While academic research on Distributed Energy Resources (DERs) has been mostly focused on first-best systems, we hypothesize that in reality multiple information barriers to efficient DER roll-out exist. We thus study the prevalence and importance of information issues arising in the context of deployment of DERs by reviewing the existing engineering and economic literature on distributed resources, analyzing DER-related regulatory proceedings, and surveying the relevant electricity sector stakeholders for their perception of information relevance and accessibility.

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  • Comments on Resource Adequacy to NJ Board of Public Utilities

    The New Jersey Board of Public Utilities (BPU) requested public input on its 2022 Progress Report on New Jersey's Resource Adequacy Alternatives, part of its continuing investigation into achieving New Jersey's resource adequacy and clean energy objectives. We submitted comments identifying specific recommendations for the BPU regarding the implementation of the proposals sets forth in the Progress Report. Among other recommendations, we encouraged the BPU to continue exploring the possibility of indexing renewable energy credits and clean energy attributes to the emissions intensity of displaced generation, identified various challenges associated with its proposal to introduce a market for clean capacity credits, and encouraged the BPU to carefully consider the preemption risk associated with its clean capacity credits market proposal.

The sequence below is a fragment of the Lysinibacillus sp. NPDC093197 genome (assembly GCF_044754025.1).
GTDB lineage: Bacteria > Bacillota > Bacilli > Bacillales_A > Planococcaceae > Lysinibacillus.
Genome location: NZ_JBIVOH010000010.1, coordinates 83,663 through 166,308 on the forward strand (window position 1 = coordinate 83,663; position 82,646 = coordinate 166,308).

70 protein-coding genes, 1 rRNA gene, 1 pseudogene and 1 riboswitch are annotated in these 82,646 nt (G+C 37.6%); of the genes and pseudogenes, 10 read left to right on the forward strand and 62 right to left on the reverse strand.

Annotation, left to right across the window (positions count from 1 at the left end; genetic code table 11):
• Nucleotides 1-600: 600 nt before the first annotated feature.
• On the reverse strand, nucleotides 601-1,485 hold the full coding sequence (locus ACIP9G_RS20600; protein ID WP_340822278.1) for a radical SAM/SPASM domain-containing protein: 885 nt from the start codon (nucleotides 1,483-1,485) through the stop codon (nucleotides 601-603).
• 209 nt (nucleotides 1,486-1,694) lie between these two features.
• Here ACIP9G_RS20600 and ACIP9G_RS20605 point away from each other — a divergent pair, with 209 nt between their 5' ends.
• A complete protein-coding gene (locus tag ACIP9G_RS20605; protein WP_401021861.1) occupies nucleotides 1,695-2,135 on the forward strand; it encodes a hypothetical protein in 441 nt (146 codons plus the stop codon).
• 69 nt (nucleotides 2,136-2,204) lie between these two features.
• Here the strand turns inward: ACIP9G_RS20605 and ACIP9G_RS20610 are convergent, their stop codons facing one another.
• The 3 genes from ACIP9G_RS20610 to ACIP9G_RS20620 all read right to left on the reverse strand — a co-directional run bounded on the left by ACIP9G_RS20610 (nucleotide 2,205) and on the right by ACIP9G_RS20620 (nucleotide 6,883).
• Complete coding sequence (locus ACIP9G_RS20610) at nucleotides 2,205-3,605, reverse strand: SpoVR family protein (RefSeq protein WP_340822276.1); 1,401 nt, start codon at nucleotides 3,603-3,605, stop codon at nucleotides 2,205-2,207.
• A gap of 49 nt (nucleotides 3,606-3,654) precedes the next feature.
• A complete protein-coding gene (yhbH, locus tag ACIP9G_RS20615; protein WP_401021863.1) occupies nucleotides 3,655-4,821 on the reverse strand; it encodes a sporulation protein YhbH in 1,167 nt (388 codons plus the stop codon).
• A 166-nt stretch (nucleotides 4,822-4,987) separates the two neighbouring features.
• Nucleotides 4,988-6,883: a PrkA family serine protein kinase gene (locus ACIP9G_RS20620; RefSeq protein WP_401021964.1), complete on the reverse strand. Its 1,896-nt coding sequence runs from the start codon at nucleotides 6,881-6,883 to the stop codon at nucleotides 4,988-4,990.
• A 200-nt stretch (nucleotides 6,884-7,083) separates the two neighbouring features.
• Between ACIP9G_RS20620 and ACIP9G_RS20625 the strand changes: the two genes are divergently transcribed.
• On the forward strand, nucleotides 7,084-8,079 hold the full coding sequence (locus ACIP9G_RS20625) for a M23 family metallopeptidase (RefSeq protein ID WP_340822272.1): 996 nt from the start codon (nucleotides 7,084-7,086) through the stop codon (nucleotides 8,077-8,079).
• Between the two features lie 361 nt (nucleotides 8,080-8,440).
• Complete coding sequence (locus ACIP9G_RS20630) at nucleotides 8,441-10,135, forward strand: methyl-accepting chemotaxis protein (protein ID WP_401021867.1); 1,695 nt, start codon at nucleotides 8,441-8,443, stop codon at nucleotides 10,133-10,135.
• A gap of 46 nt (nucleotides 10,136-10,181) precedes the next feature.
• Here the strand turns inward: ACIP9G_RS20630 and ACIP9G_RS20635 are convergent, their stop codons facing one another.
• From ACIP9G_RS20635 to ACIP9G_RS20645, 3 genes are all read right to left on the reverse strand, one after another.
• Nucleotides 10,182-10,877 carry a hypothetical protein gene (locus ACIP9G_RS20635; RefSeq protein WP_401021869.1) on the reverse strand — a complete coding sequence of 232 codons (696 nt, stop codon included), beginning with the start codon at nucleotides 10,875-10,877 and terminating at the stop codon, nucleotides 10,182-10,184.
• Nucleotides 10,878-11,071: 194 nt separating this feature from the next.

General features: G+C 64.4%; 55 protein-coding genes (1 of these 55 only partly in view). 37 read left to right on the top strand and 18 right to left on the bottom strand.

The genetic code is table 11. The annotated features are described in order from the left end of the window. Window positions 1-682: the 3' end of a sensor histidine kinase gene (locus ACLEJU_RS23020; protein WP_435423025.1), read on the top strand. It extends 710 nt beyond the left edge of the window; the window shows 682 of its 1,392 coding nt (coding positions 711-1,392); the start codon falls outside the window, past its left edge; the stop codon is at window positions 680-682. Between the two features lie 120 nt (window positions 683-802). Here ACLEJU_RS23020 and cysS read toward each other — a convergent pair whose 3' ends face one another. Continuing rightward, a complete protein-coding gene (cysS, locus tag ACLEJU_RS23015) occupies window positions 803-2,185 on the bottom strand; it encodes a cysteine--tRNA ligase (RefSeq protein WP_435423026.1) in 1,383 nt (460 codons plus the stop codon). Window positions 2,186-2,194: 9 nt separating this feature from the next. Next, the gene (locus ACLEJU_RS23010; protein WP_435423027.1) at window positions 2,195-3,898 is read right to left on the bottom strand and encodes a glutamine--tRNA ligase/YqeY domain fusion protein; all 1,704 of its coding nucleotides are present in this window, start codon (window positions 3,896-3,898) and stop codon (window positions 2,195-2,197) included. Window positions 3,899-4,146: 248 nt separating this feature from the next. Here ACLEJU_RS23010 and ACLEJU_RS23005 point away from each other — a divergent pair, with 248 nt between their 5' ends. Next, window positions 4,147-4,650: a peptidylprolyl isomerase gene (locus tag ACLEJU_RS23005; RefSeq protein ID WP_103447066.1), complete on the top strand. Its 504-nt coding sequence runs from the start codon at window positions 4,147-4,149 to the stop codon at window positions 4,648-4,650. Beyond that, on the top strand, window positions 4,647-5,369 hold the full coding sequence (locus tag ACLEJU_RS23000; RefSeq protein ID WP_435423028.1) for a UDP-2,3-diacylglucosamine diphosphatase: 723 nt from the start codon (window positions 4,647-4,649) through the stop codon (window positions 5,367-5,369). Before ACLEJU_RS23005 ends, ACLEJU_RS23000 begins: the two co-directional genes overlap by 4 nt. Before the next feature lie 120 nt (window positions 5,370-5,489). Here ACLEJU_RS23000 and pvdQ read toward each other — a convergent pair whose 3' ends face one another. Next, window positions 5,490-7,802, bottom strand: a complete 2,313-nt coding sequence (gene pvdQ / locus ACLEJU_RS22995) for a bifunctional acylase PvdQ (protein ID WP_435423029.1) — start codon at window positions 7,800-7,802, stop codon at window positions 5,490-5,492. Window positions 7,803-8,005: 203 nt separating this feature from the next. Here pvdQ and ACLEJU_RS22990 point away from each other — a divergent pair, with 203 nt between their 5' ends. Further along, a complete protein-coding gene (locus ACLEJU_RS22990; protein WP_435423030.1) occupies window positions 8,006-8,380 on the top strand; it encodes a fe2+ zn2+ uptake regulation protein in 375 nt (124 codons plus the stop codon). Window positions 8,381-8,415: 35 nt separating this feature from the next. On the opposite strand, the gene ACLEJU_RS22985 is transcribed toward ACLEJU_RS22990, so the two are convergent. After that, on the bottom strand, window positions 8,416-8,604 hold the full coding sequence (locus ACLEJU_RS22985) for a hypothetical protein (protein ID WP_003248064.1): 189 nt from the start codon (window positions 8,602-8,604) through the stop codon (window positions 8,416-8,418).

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  • The Role of Information in Distributed Energy Resource Deployment and Policy Cover

    The Role of Information in Distributed Energy Resource Deployment and Policy